Arcane theoretical topics: law reviews are like the proverbial infinite monkeys on typewriters.  Some matter.  Some don't.  None of us know ex ante which is which.  Example:  "let us restate all of antitrust law in the language of neo-classical economics!  Let's not stop there -- there's so much law to be restated!"  (Chicago School.)  Or:  "I have an idea:  maybe we should read statutes without paying any attention to what the legislature actually meant!"  (Textualism.)  This response also addresses the apparent complaint that much that is written is never even cited (or, presumably, read).  So long as enough is written, there will be plenty of relevance to go around.

I find myself wondering whether judging wouldn't be improved if Roberts et al. dismounted the high horse and did some background reading.  Judge Posner famously confessed error in his 2007 voter ID opinion from my state.  It's more than a little interesting to me that many articles preceding that opinion had proposed racially discriminatory intent and effect of voter ID laws.  A two-minute Westlaw search, for example, produced at least two 40th Anniversary symposia (Howard, South Carolina) on the 1965 Voting Rights Act, published in law reviews in 2006.  Some of those articles discuss voter ID laws and their racially discriminatory effects.

Reliance on heuristics like the writer's CV is just reality.  I do it when I select what to read.  (To be clear, my heuristic may be slightly more relevant, as the CV entry that most interests me is "what else did this author write" -- but it's the same idea.)  And not every law review operates this way.  The Harvard Law Review has a blind submission process.  Others may as well.

And in a few places Liptak's column is demonstrably wrong (or at least misleading).  I've already addressed the claim that judges don't find reviews helpful.  How about Liptak's final paragraph?  He quotes Seth Waxman, a leading Supreme Court advocate, as having said 11 years ago that "only a true naif would blunder to mention [a law review article] at oral argument" before the Court.  Perhaps in that particular theater there are traditions to be observed, but I'll counter with my own experience.  Having served as initial drafter on approximately 20 briefs and petitions to the Supreme Court in my short appellate career, I can tell you that not one of those papers failed to cite at least one -- and in many cases, several -- law review articles.  Not one such filing was ever bounced or publicly derided and, on once investigating, I flattered myself that more than one had an apparent influence on some part or another of the Court's opinion in a particular case.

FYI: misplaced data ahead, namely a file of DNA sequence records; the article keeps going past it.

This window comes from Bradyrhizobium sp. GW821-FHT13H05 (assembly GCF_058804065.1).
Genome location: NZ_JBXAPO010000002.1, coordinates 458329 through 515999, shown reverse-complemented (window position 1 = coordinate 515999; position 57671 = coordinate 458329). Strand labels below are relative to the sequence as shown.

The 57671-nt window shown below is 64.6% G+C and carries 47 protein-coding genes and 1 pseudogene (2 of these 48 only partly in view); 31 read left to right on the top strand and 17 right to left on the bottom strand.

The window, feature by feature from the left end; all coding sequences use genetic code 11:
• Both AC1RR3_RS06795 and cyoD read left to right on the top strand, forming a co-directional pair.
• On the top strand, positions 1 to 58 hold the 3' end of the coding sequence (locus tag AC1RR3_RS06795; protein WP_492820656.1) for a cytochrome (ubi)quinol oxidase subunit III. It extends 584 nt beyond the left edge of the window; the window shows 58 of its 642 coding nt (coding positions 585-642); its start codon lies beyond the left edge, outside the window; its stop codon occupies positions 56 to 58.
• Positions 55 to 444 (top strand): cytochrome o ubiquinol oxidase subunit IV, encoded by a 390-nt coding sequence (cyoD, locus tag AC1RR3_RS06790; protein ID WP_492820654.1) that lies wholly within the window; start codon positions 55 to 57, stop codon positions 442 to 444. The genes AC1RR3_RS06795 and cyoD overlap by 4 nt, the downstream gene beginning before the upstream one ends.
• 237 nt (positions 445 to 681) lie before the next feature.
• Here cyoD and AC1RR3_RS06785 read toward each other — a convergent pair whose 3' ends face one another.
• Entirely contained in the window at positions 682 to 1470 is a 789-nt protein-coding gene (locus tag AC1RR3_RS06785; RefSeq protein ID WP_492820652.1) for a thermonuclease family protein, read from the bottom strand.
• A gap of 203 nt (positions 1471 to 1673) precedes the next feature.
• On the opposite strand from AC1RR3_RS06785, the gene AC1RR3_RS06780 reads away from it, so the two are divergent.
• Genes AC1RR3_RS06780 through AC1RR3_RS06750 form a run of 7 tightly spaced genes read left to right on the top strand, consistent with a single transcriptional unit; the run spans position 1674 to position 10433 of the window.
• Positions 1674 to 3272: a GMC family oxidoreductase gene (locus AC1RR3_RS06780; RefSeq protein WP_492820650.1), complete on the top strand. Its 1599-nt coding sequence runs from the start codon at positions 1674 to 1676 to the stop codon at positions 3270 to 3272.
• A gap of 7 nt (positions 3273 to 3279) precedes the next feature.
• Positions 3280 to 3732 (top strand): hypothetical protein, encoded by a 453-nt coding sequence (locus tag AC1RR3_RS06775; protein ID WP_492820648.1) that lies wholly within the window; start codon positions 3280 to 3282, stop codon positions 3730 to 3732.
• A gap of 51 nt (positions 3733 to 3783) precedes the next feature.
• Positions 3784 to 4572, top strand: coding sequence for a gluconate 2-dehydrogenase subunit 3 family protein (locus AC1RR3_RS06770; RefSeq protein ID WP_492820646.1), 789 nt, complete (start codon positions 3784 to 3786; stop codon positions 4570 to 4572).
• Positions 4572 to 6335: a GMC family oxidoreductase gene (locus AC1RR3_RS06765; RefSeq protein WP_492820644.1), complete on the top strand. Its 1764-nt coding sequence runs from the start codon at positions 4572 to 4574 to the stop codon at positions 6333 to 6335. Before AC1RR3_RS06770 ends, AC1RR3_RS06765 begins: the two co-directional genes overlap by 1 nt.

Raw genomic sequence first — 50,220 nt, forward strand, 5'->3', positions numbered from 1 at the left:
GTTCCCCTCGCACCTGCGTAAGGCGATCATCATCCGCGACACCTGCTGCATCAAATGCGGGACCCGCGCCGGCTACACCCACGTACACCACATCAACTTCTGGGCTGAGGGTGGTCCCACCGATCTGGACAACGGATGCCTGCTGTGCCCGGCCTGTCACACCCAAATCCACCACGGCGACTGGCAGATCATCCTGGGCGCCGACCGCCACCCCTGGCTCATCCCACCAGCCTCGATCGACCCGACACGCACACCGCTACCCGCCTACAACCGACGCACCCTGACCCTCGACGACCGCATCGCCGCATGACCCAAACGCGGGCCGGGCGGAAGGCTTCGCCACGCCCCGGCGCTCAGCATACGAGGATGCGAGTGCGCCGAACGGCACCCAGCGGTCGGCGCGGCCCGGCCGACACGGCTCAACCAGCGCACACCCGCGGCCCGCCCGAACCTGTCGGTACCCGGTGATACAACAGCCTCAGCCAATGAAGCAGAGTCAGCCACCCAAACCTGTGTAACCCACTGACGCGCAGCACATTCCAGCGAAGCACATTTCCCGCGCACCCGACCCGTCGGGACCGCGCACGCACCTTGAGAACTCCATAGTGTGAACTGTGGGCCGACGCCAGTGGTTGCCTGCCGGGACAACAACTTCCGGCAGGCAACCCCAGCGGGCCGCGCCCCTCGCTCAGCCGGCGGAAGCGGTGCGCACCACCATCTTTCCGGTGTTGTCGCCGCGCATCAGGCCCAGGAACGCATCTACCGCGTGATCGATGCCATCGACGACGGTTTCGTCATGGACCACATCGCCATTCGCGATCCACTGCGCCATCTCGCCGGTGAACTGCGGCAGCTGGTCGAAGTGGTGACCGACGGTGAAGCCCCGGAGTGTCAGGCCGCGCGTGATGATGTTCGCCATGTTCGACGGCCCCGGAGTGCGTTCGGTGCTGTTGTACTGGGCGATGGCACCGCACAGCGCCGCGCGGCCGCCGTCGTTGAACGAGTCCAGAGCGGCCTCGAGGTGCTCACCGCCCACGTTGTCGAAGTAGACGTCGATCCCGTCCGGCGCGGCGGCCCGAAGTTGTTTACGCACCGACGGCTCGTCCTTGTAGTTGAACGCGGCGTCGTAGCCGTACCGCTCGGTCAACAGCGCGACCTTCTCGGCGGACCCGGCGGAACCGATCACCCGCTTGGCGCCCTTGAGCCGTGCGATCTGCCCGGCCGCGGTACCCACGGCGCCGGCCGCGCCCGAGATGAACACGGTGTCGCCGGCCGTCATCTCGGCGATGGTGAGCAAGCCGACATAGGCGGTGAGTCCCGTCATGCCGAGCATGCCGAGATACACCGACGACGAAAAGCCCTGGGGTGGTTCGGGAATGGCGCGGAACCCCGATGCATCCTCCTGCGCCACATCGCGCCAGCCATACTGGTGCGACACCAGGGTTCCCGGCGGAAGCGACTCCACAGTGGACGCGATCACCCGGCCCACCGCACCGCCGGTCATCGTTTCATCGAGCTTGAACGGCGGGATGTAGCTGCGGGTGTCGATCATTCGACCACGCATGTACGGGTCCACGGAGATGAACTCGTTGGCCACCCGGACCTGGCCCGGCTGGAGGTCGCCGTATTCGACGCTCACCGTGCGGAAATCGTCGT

1. Brings back fond memories of my days as an Articles Editor for the University of Chicago Law Review. In keeping with the school's apparent ethos of perversity -- "Why center the curve on a B+ when we could center it on a C?" -- we had only three Articles Editors, compared to ~10 for many comparable journals. And we received several thousand submissions per year, each of which one of us was supposed to screen. A few points come to mind here.

    (1) It is literally impossible to read all of them, or even most of them. Scan them, sure, and maybe a few paragraphs, but nothing more. Heuristics were a survival tool.

    (2) Having said that, 95-98% of articles are easy to rule out. The overall level of scholarship is very bad. Or, at least, it's not what the elite journals are looking for. We got countless articles that did little more than summarize a recent Supreme Court case or Court X's 2001 habeas petitions.

    (3) Oddly, as a current appellate litigator, the articles I now find most helpful are those that I never would have given a second glance when I was in charge of accepting articles. Perhaps the most valuable are ones that provide statistical analysis of a phenomenon -- that sort of thing is invaluable when you're trying to make certain kinds of points. But it's often thought too workmanlike for the top journals, which are more interested in high-minded concept pieces.